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Suppose a European style roulette wheel has the following probabilities: a red number appears with probability $\frac{18}{37}$ , a black number appears with probability $\frac{18}{37}$, and a green number appears with probability $\frac{1}{37}$. Jon bets exactly $\$1$ on black each round. Explain why this is not a good long-term strategy.

Outline:

Let $S_n:=$ net wins after $n$ games. Then after "many" games $P(S_n>0)$ goes to zero. We have, $$ \begin{align} \lim_{n\to\infty}P\left(S_n>0\right)&=\lim_{n\to\infty}(1-P\left(S_n\leq0\right))\\ &=\lim_{n\to\infty}[1-(P\left(S_n=0\right)+P\left(S_n<0\right))]\\ &=\lim_{n\to\infty}[1-0-P\left(S_n<0\right)]\\ &=\lim_{n\to\infty}1-\lim_{n\to\infty}P\left(S_n<0\right)\\ &\leq1-\lim_{n\to\infty}P\left(|\frac{S_n}{n}-\mu|<0\right)\\ &=1-1 \enspace(\text{by LLN})\\ &=0 \end{align} $$

I looked around online and it seems to me that this problem is related to the gambler's ruin problem. Is my approach correct? Or at least on the right track?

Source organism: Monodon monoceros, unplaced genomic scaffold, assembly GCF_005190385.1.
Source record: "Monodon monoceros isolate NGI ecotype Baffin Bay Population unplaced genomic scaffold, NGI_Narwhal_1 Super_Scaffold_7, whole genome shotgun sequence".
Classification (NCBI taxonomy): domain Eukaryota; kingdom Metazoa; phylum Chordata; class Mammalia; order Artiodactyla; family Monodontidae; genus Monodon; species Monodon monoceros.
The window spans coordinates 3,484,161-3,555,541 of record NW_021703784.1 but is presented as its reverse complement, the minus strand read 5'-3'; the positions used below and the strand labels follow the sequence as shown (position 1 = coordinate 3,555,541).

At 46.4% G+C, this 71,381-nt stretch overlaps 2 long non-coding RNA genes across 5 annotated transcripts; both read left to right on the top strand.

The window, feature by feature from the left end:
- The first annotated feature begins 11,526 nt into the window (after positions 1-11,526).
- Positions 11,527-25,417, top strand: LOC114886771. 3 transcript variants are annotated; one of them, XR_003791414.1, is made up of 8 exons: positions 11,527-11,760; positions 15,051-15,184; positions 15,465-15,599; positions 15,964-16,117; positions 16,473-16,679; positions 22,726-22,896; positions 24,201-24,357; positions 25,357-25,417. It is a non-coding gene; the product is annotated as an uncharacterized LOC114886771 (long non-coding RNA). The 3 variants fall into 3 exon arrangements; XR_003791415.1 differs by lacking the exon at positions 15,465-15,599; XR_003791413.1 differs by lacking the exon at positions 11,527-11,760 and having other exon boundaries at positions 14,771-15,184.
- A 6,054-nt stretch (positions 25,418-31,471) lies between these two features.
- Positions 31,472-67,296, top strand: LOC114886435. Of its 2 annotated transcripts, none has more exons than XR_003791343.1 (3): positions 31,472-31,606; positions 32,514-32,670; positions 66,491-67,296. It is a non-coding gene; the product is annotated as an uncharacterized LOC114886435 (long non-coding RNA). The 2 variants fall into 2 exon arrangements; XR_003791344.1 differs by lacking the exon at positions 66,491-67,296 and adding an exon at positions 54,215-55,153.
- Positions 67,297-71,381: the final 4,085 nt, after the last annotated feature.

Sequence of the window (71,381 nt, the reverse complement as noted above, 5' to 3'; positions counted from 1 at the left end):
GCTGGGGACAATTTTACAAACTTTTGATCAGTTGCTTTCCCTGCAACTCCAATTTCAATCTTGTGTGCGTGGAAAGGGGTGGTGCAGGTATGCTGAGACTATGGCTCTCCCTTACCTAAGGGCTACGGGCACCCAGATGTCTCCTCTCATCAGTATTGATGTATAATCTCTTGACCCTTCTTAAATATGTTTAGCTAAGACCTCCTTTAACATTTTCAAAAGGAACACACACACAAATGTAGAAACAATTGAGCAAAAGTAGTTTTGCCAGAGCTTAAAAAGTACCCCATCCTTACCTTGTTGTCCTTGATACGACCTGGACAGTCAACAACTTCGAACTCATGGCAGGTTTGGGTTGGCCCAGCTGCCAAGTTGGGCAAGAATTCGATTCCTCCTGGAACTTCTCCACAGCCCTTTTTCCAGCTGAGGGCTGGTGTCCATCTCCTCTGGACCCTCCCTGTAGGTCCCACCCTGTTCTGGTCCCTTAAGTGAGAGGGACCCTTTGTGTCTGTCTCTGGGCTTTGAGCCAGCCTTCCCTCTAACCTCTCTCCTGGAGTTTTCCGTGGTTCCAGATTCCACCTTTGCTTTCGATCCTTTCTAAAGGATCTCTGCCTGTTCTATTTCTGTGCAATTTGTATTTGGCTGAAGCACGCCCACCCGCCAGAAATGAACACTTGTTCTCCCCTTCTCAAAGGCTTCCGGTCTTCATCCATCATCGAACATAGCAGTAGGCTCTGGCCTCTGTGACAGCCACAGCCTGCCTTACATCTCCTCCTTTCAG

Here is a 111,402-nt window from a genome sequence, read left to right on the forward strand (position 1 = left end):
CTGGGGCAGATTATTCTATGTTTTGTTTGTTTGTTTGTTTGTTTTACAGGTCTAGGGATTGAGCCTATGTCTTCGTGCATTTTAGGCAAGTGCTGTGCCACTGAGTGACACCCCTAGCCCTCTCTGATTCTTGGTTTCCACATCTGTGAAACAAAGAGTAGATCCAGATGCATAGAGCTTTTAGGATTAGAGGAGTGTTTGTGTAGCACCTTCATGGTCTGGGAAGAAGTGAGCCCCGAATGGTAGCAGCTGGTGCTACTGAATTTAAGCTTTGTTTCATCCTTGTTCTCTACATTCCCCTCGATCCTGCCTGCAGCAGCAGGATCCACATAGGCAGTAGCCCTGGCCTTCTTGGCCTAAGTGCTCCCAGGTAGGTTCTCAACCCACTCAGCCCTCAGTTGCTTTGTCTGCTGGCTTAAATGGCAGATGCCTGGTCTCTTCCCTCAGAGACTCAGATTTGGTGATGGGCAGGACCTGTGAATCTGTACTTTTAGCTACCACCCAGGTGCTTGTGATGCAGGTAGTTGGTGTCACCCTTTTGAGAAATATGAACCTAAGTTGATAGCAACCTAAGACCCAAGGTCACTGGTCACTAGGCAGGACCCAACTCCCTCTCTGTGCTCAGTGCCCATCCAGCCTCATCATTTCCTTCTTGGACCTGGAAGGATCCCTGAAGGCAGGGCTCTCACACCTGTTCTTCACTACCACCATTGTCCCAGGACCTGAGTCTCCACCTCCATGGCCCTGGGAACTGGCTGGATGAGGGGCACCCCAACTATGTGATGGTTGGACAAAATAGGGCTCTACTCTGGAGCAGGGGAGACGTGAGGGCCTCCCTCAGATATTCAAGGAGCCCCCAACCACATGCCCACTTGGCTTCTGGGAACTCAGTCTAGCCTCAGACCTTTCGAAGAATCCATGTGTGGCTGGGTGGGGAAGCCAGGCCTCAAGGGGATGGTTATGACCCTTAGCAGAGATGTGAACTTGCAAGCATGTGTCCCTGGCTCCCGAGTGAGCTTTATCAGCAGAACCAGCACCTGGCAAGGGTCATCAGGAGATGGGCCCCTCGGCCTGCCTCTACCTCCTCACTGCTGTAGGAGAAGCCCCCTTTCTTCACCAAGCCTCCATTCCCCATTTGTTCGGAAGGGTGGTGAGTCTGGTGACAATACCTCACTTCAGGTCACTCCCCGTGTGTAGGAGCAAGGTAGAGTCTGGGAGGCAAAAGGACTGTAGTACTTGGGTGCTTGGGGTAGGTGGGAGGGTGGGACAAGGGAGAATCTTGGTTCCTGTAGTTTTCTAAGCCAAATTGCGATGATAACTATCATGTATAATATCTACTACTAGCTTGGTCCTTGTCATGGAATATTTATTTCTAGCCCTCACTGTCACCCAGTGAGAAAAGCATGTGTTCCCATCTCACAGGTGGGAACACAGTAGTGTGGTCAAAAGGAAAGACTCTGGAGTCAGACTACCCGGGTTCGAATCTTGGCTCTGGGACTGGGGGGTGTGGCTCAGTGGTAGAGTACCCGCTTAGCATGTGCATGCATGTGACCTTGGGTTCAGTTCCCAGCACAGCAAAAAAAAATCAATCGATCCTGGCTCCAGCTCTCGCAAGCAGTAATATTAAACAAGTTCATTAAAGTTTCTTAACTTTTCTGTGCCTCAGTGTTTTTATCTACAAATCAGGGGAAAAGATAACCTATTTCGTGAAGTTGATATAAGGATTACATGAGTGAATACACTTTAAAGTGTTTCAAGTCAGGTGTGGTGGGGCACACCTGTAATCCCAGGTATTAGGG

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The expected value of betting on blacks is $1*\frac{18}{37}+0*\frac{18}{37}+0*\frac{1}{37}=\frac{18}{37}$. Now, the expected value of profit of each round is $-1+\frac{18}{37}=-\frac{19}{37}$. Thus, the expected value of the profit in $n$ truly random rounds is $-\frac{19n}{37}$. As it is negative, it means that the gambler is more likely to lose money than not to. That's one of the meanings of the gambler's ruin problem - if you play a fair game with negative expected value, you'll eventually go bankrupt.

TL;DR the casino always wins

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